Theodor W. Adorno quotes this Hasidic tale in full in his “Gruß an Gershom Scholem: Zum 70. Geburtstag” [Greetings to Gershom Scholem on his seventieth birthday]. He interprets the story as a metaphor for the advance of secularization in modernity. The world becomes increasingly disenchanted. The mythical fire has long since burnt itself out. We no longer know how to say prayers. We are not able to engage in secret meditation. The mythical place in the woods has also been forgotten. Today, we must add to this list: We are losing the capacity to tell the story through which we can invoke this mythical past.

Translated from the German by Daniel Steuer.

From The Crisis of Narration by Byung-Chul Han, to be published by Polity Press this April.

Thursday, March 21, 2024

Hans-Georg Moeller on a New Media Ontology

Excerpts from Wikipedia on "Idolatry":
Ye shall make you no idols nor graven image, neither rear you up a standing image, neither shall ye set up any image of stone in your land, to bow down unto it: for I am the Lord your God. Ye shall keep my sabbaths, and reverence my sanctuary.
— Leviticus 26:1–2, King James Bible

According to the Catechism of the Catholic Church:
The Christian veneration of images is not contrary to the first commandment which proscribes idols. Indeed, "the honor rendered to an image passes to its prototype," and "whoever venerates an image venerates the person portrayed in it." The honor paid to sacred images is a "respectful veneration," not the adoration due to God alone:
Religious worship is not directed to images in themselves, considered as mere things, but under their distinctive aspect as images leading us on to God incarnate. The movement toward the image does not terminate in it as image, but tends toward that whose image it is.[79]
It also points out the following:
Idolatry not only refers to false pagan worship. It remains a constant temptation to faith. Idolatry consists in divinizing what is not God. Man commits idolatry whenever he honors and reveres a creature in place of God, whether this be gods or demons (for example, satanism), power, pleasure, race, ancestors, the state, money, etc.[80]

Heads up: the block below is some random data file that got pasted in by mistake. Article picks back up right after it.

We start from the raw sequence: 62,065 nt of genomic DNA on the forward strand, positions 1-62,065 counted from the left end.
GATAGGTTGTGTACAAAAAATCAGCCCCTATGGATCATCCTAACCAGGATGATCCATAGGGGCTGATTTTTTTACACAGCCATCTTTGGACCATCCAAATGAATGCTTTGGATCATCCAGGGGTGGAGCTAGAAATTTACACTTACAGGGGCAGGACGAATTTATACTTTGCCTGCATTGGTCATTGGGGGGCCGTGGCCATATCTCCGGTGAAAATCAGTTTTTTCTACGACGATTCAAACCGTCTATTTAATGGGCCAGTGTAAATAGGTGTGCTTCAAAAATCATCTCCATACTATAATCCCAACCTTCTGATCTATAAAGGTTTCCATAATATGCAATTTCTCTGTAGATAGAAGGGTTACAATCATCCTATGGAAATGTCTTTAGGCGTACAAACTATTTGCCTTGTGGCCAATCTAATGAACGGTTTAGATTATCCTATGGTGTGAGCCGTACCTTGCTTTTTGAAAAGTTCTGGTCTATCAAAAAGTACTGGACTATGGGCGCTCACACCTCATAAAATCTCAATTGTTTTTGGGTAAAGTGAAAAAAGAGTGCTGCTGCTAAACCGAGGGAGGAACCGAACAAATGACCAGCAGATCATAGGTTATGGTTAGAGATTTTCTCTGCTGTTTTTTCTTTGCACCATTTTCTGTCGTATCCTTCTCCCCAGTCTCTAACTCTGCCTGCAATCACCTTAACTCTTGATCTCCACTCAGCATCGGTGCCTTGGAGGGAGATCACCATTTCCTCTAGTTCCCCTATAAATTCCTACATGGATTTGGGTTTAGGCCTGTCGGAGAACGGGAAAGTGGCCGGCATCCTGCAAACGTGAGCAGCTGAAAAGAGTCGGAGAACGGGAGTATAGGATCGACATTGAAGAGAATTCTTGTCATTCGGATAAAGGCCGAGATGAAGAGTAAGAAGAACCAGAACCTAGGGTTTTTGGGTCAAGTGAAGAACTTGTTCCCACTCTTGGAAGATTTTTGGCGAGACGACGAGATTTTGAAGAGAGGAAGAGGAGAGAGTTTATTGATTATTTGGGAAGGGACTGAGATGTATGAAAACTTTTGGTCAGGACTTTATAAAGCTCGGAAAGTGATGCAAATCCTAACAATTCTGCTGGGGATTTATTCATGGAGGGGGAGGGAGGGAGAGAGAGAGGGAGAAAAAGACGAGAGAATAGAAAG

Are You in your audience? Are you also watching your General Peer watching you in the chorus?

Zizek on Materialism and Theology

“A completely unbounded world lacks enchantment and magic. Enchantment depends on boundaries, transitions, and thresholds.”
- Byung-Chul Han, "The Crisis of Narration"

Monday, March 18, 2024

BBQ Anyone?

SLAVOJ ŽIŽEK, "Haiti’s Proud Boys"
If we measure a failed state by the cracks in the edifice of its power, reflected in brewing ideological civil wars, deadlocked assemblies, and increasingly insecure public spaces, we must recognize that the United States is not so unlike Haiti. Both have given rise to violent gangs with political ambitions.

LJUBLJANA – The way things are going in Haiti, violent gangs might not only gain an official government role; they might actually become the government. Following the gangs’ seizure of critical infrastructure and the resignation of Prime Minister Ariel Henry, Haiti is exhibiting all the familiar features of a failed state. Its people are left with a tragic choice: continued rule by a corrupt “democratic” elite, or direct rule by gangs who present themselves as “progressive.”

With law and order having collapsed, CARICOM, the Caribbean regional intergovernmental organization, has announced an agreement to create a transitional council aimed at representing a wide swath of Haitian political and civil-society groupings. The council would wield some powers that typically belong to the (vacant) office of the president, including the power to name an interim prime minister. The resulting government would be expected eventually to hold elections, thus achieving a complete political reset.